11
Circuit : LAP
14
Radio component : AMTUNER
15
1961 Literature Nobelist Andric : IVO
16
Words of homage : ODE
17
*First Supreme Court chief justice : JOHNJAY
18
Bungles : GOOFSUP
20
Conciliatory offering : SOP
21
*It's west of Okinawa : CHINASEA
22
Johnny who sang on the duet "Too Much, Too Little, Too Late" : MATHIS
25
Beverage that contains taurine : REDBULL
26
Part of a stage : APRON
27
Bluejacket : TAR
28
Draft choice : ALE
29
Still competing : INIT
30
Show ___ : BIZ
31
The Wildcats of the Big 12 Conference, informally : KSTATE
34
Bank statement abbr. : DEP
35
*Sort with a full schedule : BUSYBEE
37
Essen article : DER
38
Respectful greeting : SALAAM
40
___ gun (sci-fi weapon) : ION
41
Paraphernalia : GEAR
42
Cougar prey : ELK
43
Medication-regulating org. : FDA
44
"I've seen ___" : WORSE
45
Visa problem : LATEFEE
47
Obeyed an order at the dentist's : RINSED
48
*Oil, jocularly : TEXASTEA
49
Neighbor of Ky. : IND
50
Generally : OVERALL
51
*"I don't care either way" : UPTOYOU
55
Baseball great Hodges : GIL
56
Sign of summer : LEO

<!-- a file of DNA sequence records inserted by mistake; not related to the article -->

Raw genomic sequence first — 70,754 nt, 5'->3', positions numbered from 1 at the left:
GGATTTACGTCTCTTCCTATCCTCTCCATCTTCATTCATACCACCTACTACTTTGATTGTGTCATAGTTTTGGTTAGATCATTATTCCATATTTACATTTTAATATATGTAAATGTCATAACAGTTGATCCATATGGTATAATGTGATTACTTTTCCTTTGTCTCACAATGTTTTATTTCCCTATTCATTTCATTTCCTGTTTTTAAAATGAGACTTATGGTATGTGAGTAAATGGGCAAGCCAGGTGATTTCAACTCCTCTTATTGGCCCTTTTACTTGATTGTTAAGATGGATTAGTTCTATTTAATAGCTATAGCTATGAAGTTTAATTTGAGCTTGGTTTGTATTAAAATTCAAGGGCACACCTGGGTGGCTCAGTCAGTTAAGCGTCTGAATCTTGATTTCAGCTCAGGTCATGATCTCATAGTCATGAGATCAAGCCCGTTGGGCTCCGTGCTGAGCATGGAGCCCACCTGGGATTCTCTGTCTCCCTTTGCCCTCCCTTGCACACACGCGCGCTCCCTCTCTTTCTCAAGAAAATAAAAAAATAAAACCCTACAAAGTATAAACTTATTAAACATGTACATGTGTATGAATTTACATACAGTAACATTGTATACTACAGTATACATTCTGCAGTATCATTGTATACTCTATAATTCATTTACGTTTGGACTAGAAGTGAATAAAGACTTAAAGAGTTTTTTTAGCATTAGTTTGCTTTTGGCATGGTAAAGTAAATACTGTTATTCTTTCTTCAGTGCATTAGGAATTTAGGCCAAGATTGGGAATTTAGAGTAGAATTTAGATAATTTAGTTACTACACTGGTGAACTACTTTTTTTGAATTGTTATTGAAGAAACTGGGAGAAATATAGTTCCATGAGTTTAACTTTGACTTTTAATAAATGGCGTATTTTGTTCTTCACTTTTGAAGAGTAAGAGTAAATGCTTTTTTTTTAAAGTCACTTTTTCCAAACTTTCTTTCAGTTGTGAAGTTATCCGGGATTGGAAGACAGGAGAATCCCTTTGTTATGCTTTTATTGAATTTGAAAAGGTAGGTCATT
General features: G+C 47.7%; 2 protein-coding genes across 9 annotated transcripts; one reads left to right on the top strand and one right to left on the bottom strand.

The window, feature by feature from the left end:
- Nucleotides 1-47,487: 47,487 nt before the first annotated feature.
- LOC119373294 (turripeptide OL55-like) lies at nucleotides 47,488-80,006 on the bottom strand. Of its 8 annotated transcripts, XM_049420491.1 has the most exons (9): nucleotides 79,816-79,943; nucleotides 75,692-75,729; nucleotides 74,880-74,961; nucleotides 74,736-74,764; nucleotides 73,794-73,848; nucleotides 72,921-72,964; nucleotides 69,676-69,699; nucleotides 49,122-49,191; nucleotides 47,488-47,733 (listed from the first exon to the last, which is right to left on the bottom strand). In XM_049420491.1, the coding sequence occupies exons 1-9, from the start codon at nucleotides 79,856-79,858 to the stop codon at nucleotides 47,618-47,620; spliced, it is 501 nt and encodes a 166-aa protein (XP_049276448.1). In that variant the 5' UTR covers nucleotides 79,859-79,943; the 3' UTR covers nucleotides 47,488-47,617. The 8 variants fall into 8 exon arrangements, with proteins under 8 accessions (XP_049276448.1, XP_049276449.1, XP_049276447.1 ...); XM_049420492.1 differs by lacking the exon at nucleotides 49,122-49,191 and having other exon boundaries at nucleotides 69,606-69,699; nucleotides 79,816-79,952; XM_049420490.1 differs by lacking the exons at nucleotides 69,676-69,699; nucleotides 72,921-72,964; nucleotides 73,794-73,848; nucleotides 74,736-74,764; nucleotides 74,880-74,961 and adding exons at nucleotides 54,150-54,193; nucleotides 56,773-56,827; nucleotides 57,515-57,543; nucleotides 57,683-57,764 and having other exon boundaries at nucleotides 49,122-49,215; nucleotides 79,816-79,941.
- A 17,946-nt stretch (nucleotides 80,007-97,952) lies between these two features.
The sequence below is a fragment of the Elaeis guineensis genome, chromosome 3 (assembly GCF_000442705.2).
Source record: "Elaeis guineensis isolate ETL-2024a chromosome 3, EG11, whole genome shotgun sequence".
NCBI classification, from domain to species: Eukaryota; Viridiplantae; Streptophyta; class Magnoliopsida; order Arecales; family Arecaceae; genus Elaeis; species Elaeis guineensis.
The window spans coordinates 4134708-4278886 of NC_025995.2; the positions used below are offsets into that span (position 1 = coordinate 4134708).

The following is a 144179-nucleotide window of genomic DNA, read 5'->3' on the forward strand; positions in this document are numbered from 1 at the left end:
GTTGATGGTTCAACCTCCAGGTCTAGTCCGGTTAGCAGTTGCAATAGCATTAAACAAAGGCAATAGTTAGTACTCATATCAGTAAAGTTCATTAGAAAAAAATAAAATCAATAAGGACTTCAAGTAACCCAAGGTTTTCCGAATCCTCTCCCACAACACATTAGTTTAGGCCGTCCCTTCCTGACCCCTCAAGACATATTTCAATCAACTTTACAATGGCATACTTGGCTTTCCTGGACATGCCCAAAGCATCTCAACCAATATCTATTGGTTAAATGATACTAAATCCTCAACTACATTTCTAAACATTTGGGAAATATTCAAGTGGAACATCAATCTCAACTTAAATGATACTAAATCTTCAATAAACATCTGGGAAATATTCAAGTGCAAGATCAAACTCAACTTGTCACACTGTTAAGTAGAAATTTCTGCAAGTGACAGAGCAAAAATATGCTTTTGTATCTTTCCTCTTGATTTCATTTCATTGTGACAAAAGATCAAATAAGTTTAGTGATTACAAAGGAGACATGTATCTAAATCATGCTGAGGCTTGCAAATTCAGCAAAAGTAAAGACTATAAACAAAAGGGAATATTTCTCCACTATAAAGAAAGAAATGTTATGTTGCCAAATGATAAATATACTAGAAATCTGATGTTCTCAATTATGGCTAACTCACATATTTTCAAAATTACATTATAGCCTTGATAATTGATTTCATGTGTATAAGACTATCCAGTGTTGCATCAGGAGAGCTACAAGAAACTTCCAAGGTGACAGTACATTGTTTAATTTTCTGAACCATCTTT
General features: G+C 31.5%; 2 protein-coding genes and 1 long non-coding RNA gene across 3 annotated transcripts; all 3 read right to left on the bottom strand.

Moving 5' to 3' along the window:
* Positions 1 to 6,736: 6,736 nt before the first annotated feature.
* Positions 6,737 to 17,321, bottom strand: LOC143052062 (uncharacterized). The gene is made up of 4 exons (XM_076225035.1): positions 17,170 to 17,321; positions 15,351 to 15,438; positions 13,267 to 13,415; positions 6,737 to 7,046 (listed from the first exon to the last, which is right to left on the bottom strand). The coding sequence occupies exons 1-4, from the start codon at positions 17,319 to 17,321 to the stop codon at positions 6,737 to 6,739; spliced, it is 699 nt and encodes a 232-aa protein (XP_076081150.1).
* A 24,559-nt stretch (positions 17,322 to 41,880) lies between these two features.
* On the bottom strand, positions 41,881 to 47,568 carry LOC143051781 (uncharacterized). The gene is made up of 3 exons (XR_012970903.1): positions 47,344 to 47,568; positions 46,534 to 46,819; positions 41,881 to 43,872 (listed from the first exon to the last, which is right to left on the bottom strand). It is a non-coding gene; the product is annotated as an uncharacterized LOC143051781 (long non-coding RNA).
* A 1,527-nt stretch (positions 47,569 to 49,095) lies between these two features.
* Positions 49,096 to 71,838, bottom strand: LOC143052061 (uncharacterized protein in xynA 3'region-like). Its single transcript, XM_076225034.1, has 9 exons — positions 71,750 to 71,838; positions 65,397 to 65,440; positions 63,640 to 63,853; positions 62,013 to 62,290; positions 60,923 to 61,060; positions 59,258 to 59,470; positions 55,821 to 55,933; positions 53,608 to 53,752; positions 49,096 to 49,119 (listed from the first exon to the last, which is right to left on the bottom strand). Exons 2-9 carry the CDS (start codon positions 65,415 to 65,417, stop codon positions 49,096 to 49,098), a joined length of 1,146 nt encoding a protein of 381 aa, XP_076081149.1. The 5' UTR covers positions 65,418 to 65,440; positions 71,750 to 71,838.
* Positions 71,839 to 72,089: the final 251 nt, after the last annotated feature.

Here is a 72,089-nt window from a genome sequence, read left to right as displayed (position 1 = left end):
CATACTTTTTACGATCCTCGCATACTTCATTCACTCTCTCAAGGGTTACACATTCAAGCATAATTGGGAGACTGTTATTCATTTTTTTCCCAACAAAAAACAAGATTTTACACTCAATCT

57
Kitchen tools : PEELERS
58
Numbskull : ASS
59
"Yikes!" : EEK
60
Reachable : INRANGE
Down
1
___ Express (train from Delhi to Agra) : TAJ
2
Latin lover's word : AMO
3
Kind of root in math : NTH
4
Crime show sound effect : GUNSHOT
5
Legally prohibit : ENJOIN
6
Occurrences during half-moons : NEAPS
7
Test : TRY
8
Word before calling or learning : HIGHER
9
Circumvent : AVOID
10
Hypothetical settlement : MOONBASE
11
Big bargains, maybe : LOSSLEADERS
12
Challenge to ___ : ADUEL
13
Hip-hop's Salt-N-___ : PEPA
19
Crack in the crust : FAULT
21
Surprisingly, it just might work : CRAZYIDEA
22
Octet in "The 12 Days of Christmas" : MAIDS
23
Breathing problem : APNEA
24
Jumps rarely attempted in women's figure skating : TRIPLEAXELS
27
Christmas song contraction : TIS
30
Depress, with "out" : BUM
31
Knowledge : KEN
32
Rib : TEASE
33
Made a faux pas : ERRED
35
Common fund-raiser : BAKESALE
36
Diva's accessory : BOA
39
Place where one is encouraged to swear? : ALTAR
41
Ski slope sight : GONDOLA
43
"How ya holdin' up?" : FEELOK
44
Perpetual period in Narnia in "The Lion, the Witch and the Wardrobe" : WINTER
45
San Francisco's ___ Stadium : LEVIS
46
N.J. city on the Hudson : FTLEE
47
Grow red, say : RIPEN
48
___ party : TOGA
51
Longtime news inits. : UPI
52
Currency adopted after the Meiji Restoration : YEN
53
___ chart : ORG
54
Exploit : USE

Answer summary: 5 unique to this puzzle, 1 unique to Shortz Era but used previously.

Found bugs or have suggestions?